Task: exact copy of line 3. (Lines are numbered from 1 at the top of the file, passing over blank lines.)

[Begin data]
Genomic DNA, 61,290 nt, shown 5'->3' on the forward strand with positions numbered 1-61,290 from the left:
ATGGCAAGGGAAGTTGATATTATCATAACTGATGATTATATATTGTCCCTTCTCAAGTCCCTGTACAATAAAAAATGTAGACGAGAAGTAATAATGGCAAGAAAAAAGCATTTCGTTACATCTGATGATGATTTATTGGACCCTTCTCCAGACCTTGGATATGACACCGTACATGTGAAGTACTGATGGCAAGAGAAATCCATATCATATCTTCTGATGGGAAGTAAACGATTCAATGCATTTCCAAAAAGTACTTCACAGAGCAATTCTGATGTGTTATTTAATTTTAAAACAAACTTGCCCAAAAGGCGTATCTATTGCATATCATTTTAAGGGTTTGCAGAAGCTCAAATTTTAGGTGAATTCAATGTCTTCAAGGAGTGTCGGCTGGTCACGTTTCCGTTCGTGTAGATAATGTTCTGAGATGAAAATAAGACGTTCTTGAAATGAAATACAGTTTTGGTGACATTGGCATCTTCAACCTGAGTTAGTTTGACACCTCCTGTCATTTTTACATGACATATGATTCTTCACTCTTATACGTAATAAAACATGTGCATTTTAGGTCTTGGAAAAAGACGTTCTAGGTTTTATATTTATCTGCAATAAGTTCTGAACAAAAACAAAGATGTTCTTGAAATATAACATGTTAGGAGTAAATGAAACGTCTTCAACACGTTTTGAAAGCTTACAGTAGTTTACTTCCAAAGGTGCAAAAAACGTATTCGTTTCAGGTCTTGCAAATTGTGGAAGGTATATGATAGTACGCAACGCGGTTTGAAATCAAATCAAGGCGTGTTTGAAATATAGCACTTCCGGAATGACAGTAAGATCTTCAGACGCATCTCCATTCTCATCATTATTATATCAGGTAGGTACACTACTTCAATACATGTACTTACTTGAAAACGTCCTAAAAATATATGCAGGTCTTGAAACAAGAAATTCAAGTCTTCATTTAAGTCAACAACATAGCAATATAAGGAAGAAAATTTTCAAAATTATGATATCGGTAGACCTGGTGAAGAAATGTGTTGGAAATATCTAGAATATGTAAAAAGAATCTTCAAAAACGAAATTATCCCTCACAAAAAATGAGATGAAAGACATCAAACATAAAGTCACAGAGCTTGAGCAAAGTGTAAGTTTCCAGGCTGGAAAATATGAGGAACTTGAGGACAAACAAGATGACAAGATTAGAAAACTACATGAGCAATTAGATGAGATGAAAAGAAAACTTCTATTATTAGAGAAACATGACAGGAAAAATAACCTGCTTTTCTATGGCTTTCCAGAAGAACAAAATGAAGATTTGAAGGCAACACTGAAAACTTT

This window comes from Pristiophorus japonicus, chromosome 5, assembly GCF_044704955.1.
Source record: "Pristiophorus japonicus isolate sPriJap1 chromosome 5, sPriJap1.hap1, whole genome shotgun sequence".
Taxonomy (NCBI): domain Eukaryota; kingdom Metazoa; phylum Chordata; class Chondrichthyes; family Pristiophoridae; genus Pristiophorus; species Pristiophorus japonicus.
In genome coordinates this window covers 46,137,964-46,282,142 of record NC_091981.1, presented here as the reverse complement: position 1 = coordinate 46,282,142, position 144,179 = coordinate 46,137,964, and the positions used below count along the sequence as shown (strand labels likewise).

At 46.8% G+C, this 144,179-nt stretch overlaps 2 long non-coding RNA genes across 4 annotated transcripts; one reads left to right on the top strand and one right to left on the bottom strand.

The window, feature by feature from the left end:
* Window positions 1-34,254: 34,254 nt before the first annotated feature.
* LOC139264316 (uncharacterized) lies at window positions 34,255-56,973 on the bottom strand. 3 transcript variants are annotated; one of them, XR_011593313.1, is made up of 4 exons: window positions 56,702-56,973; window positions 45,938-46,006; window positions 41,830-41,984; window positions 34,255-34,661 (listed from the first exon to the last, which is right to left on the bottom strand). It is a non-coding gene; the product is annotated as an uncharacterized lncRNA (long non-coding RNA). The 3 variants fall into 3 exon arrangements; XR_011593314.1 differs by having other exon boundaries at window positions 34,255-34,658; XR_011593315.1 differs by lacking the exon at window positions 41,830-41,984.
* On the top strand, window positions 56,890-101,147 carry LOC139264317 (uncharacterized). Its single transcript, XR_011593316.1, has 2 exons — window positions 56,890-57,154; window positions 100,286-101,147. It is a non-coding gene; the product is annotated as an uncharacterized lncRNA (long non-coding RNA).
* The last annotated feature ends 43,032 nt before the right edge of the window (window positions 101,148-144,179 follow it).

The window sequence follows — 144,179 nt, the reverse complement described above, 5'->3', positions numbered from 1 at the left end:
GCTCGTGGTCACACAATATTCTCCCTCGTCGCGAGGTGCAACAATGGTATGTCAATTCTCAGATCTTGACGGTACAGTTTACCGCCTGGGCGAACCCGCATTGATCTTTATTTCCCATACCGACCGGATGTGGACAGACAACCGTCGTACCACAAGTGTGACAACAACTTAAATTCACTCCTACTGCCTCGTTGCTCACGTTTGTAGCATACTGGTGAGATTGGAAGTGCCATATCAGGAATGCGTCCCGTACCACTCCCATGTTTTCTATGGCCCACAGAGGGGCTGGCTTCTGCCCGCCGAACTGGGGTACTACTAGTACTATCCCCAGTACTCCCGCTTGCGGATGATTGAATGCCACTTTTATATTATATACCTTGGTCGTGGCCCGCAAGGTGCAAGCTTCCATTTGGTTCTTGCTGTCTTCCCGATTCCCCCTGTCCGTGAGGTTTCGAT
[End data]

This window comes from Pristiophorus japonicus, chromosome 5, assembly GCF_044704955.1.